Ingres Focuses on Application Developers, System Recovery in Database Update
In a nod to developers and database administrators, Ingres has enhanced its database to simplify application development and improve availability and system recovery.
The new version of the open-source database, Ingres Database 9.2, includes a number of features meant to help the database compete against both open-source rival MySQL and proprietary databases such as Oracle and Microsoft SQL Server. For starters, Ingres is seeking to simplify the development of Web-based Java applications by adding support for scrollable cursors in its JDBC (Java Database Connectivity).
"We've added some new string functions to simplify application development with Java, and we have also done performance improvements with the driver itself so that they get better overall performance with Ingres and Java," said Christine Normile, product manager for Ingres Database 9.2.
In the same vein, the company has expanded Unicode features and support for multiple languages. For Ingres DBAs, there are a number of enhancements to look forward to in this release, starting with improved time for system recovery. In Ingres Database 9.2, the company sought to improve response time by adding roll-forward restart and logging for rollback, roll forward, backup, and database verification information.
"So now, customers, if you do happen to have an issue with your database, you can recover from a single point of time," said Deb Woods, Ingres vice president of product management. "We've done quite a bit of work to help expedite that amount of time it does take to recover the system."
Other enhancements include improved exception handling and error messaging.
In prior releases, Woods explained, there were several places in the code where user interrupt, session removal or query abort in the management and administration tools would take a long time to take effect.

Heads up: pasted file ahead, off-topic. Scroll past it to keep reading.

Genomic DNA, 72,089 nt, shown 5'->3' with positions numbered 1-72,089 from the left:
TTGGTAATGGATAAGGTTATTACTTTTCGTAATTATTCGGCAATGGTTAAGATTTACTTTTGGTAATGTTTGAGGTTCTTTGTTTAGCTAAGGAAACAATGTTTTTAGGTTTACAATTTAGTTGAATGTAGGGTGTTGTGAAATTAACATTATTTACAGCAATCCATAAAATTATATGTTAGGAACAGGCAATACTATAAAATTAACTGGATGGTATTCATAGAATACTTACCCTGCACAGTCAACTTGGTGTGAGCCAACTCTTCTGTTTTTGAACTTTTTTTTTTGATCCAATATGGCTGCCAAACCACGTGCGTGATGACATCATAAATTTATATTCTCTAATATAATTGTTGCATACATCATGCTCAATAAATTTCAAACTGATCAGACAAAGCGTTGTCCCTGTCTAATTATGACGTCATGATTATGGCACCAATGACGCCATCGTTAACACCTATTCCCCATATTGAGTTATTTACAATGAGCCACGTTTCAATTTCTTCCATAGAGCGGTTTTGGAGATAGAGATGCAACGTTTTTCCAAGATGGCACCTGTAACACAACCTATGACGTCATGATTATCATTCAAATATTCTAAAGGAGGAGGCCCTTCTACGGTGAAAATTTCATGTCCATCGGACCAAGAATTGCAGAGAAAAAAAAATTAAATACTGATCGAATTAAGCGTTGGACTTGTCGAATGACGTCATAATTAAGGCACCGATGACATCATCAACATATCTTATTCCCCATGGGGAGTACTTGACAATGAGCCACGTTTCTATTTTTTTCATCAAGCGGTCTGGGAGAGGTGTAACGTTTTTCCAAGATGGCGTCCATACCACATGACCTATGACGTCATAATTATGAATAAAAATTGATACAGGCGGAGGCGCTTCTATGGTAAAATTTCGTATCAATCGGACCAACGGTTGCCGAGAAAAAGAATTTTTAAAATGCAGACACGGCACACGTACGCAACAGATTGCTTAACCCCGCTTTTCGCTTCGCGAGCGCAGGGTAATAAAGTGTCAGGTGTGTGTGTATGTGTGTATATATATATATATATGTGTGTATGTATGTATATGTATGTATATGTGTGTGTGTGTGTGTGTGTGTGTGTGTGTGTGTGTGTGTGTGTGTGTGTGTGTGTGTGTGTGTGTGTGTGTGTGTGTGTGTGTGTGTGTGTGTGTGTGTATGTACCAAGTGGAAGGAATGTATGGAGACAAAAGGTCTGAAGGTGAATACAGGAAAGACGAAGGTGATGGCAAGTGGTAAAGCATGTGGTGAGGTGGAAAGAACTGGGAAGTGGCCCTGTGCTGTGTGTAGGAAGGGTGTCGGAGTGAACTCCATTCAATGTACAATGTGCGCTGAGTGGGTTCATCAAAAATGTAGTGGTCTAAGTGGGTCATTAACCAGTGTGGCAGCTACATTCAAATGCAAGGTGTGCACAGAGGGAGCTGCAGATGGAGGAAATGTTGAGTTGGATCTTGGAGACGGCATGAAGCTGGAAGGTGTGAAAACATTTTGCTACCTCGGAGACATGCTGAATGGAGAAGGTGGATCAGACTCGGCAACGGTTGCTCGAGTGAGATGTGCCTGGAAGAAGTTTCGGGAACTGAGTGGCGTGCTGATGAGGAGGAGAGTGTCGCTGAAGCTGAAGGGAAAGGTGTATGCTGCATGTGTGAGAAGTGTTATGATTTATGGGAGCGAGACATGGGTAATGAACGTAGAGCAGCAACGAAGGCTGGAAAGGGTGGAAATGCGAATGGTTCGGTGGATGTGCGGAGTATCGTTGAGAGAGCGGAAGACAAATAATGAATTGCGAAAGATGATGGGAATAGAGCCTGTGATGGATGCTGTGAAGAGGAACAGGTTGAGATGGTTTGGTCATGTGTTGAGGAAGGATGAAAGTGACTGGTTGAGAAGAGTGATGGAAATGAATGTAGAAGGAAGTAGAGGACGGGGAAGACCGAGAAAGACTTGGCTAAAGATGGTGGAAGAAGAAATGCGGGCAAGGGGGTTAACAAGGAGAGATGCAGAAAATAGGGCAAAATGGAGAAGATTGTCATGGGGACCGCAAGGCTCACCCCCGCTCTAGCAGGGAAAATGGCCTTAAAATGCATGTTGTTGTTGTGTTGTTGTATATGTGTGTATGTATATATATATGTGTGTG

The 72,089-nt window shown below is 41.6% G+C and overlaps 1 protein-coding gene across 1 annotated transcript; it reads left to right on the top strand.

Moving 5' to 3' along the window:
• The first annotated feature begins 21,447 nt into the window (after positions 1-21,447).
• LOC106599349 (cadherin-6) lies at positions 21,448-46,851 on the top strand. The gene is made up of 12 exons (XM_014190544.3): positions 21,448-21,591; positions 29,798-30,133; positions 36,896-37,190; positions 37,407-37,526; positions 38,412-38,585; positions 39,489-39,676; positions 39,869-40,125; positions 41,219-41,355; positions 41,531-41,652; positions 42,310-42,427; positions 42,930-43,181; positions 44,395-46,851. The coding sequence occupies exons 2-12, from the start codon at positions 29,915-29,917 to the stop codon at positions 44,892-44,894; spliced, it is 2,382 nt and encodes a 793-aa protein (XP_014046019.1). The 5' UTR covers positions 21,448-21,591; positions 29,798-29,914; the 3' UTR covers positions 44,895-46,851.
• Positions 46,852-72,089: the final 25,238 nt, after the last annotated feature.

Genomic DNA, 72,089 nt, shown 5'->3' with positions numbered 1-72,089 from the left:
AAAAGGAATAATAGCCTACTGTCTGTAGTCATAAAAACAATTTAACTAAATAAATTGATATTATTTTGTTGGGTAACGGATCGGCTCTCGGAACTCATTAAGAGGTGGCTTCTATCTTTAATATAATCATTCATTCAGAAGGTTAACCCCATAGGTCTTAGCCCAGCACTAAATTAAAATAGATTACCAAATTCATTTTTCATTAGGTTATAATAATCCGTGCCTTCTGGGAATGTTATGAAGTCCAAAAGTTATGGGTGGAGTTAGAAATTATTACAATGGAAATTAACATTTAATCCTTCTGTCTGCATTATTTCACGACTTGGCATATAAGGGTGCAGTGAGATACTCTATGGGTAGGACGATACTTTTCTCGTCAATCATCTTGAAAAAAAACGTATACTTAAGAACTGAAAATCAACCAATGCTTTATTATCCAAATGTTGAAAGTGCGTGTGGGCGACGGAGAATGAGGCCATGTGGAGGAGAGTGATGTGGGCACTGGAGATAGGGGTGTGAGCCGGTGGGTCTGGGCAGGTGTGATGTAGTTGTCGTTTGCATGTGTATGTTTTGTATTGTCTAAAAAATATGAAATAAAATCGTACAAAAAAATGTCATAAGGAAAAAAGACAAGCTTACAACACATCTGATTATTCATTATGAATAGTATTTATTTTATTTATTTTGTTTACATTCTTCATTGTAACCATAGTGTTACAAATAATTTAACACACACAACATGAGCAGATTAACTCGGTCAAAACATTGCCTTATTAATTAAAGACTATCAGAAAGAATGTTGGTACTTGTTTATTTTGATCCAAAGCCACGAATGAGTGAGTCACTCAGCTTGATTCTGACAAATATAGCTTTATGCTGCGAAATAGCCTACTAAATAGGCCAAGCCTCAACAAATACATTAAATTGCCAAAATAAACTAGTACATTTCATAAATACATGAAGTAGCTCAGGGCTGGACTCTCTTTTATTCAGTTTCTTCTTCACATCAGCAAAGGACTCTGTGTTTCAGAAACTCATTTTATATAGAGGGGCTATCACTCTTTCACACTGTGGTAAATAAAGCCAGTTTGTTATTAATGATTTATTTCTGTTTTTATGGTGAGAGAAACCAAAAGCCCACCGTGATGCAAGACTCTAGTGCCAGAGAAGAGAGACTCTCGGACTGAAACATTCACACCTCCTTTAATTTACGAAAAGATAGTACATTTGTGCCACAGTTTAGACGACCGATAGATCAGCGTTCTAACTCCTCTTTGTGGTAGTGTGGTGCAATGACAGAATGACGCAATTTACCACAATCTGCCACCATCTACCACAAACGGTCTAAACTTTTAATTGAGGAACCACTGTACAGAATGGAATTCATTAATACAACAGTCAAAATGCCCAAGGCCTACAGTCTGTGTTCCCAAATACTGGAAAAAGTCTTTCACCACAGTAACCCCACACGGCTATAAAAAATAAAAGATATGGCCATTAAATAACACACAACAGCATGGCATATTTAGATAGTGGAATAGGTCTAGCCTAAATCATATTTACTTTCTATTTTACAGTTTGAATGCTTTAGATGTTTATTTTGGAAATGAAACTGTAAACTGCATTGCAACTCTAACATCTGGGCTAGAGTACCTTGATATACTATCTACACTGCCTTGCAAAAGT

"For Ingres 9.2 we analyzed the session interrupt and exception code in each server facility to determine where improvements could be made in the detection and action upon interrupt requests," Woods said. "When an interrupt or other exception had occurred in prior versions, the DBMS in some cases did not handle the exception well ... leaving resources allocated, or in extreme cases [it] had the potential to bring down the DBMS server."
Error messages were changed to make it easier to determine their source, Woods continued. In the past, she said, there were several places in the code where the same error message could be generated and returned to the user, making it difficult to determine the nature of the problem.
"In Ingres 9.2 we analyzed the error and tracing messages in each server facility to determine where improvements could be made in clarifying the messages, adding additional information, and we also added the source file and line number for where the error was generated to make troubleshooting and debugging easier," she said.
While the improved functionality could be a boon for customers, Ingres still faces some hurdles in its path. Its community still lacks visibility next to other relational databases on the market, and the company will likely be challenged by the upcoming release of MySQL 6.0, Forrester Research analyst Noel Yuhanna said.
There will be no shortage of opportunity for Ingres to gain ground if projections about the market for open-source databases prove true. According to predictions by Forrester, the market will see 24 percent growth in 2009.
"We find that customers that use Ingres definitely like Ingres at lot, they don't want to move because it's easy to use ... but we have found that many developers and DBAs don't know much about Ingres and what it does and how it can help them in database management," Yuhanna said. "Ingres needs to attract more developers, DBAs and architects and encourage the use of Ingres and even allow for more source code contributions from the community."